Legend has it that on one night of the year, Homeland Center is haunted by ghosts and goblins. Also, Zion Jones and Betty Wisepint-sized firefighters, princesses, Ninjas, and many, many Spidermans.

This is Homeland’s annual Trick or Treat, an evening in late October when residents and staff join to relive Halloween memories, celebrate family, and of course, get candy.

On this night, staff bring their youngsters, dressed in their Halloween finest, to trick or treat in Homeland’s hallways and gathering places. Homeland provides the candy that residents distribute.

As Homeland Center celebrates a year marked by glowing state inspections and the ability to provide increased benevolent

Barry Ramper at the 2015 board meeting
"The foundation of our future success is to provide consistent quality for residents and patients who have entrusted the end of their lives to use,'' said Barry S. Ramper II, President and CEO.  

care, the kudos came with a word of caution. 

In the highly regulated health care field, few organizations reach Homeland’s level of quality, said President and CEO Barry S. Ramper II during the recently held annual meeting of the center’s boards of Trustees and Managers. He warned, however, that today’s success is not simply guaranteed tomorrow. 

“The only way success will happen in the future is if we make it happen,’’ Ramper said. “The foundation of our future success is to provide consistent quality for residents and patients who have entrusted the end of their lives to us.’’ 

Homeland Hospice, which earlier this year started Central Pennsylvania’s only dedicated pediatric hospice program, continues to grow and receive superior quality assurance reports that set it apart from its peers. 

“We have an unbelievably good staff that works with families,’’ Ramper said of Homeland Hopsice. “They provide a service that is almost broaching what most would believe to be impossible to do.’’ 

In keeping with its mission to help those in need, Homeland Center provided $3.3 million in benevolent care for residents, a 32 percent increase. The money benefits residents whose true cost of care is not covered by medical assistance and residents who have exhausted all of their assets.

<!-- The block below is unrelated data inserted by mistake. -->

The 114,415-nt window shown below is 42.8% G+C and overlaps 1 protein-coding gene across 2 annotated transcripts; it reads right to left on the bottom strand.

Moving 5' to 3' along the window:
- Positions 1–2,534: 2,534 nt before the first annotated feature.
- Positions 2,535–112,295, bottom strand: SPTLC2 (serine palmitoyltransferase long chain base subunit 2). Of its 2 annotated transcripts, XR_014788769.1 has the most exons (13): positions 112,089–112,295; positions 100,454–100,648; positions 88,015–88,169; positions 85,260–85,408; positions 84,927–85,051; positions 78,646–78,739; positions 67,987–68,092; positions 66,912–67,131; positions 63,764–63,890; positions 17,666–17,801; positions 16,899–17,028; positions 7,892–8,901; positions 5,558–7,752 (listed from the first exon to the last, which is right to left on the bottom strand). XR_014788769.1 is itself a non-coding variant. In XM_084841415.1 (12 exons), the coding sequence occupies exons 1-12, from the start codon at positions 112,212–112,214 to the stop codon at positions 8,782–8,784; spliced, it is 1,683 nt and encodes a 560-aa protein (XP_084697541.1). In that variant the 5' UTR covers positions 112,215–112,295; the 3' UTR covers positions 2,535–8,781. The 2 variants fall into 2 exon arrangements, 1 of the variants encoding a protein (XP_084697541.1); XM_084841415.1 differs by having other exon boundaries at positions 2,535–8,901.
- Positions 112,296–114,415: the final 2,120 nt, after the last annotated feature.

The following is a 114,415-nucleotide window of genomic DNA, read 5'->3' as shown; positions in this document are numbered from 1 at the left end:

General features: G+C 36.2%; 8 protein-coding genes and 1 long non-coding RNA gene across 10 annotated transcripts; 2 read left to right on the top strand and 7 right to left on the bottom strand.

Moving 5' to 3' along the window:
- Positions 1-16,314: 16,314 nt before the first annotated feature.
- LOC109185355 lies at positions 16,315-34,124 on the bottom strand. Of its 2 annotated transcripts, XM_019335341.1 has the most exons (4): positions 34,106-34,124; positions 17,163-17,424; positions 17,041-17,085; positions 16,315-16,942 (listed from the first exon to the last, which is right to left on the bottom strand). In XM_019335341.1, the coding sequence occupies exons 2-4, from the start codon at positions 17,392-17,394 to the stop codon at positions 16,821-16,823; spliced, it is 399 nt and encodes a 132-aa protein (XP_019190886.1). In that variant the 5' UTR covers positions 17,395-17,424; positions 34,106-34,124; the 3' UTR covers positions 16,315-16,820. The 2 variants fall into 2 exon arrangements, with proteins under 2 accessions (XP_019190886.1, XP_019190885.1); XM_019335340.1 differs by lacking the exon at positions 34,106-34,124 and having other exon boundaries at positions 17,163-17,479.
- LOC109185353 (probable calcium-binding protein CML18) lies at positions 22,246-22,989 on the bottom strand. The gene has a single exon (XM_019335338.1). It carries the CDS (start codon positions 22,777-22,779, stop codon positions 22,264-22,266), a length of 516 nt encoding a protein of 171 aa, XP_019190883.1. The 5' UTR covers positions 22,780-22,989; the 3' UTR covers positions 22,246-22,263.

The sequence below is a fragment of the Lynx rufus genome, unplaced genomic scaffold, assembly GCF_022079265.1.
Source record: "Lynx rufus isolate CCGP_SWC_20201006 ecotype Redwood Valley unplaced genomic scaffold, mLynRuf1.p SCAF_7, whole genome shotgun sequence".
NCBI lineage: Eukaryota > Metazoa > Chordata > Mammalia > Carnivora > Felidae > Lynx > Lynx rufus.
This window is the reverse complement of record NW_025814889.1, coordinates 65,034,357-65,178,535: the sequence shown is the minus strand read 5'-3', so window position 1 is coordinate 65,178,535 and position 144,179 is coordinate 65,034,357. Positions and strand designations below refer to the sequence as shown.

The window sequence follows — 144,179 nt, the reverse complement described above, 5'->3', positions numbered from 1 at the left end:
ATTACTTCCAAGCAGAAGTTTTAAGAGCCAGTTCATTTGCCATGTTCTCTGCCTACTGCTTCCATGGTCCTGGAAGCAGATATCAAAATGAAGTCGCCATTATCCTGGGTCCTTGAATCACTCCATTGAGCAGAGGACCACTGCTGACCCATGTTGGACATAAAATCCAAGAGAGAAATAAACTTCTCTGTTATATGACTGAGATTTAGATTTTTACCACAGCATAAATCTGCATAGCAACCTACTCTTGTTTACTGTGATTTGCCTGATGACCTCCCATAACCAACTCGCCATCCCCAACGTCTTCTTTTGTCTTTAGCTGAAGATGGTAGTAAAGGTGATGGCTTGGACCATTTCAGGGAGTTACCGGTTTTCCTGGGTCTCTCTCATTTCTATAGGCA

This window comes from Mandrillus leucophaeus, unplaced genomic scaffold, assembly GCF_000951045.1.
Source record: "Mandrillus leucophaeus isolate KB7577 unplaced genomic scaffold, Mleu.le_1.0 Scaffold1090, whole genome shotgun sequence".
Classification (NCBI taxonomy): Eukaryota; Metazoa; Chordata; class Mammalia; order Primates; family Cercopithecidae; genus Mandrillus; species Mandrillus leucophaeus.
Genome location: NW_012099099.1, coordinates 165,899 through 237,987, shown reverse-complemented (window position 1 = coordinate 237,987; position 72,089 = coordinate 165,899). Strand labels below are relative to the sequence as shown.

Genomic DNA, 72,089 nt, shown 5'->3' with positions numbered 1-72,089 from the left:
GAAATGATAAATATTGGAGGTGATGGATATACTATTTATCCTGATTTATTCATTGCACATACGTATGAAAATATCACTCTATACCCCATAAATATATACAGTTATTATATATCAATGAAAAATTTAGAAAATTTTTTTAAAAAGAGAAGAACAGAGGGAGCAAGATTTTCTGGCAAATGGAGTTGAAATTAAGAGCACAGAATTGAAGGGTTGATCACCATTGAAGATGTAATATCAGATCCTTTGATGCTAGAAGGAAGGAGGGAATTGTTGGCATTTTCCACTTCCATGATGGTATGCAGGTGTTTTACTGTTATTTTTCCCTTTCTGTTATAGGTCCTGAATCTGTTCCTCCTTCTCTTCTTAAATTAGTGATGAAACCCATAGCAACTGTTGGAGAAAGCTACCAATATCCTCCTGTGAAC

Harrisburg Police Chief Thomas Carter, sitting in the dunk tank, teased Richard Wise.

Chief Carter gets dunked at the 2015 Summertime Fair
Harrisburg Police Chief Thomas Carter, who volunteered to help raise money by getting dunked, said he appreciates the prominent role Homeland Center plays in the community.  

“You can’t throw,” Carter told the Steelton boy. Richard responded with a pitch that hit the target and sent Carter into the water.

Carter’s dunk tank appearance was the featured event at Homeland Center’s annual Summertime Fair, held Aug. 1, 2015. When Homeland staff met and exceeded his challenge to raise $7,500 for the resident activities fund, he took his perch on the dunking seat.

(See the PennLive coverage here)

Carter said he believes in Homeland’s mission and appreciates its prominent role in the same Harrisburg community where it was founded in 1867 as the “Home for the Friendless.”

“They are still friendly to the neighborhood,” Carter said. “They have a vested interest. I have that same vested interest. We have a natural love for the city.”

Homeland hires much of its staff from the surrounding community, where “neighbors look out for neighbors, and there’s very little to no crime,” said Carter, dressed in a sleeveless t-shirt and athletic shorts for his plunge. The dunking offered “an opportunity for people to meet the chief without all the official stuff on,” he said.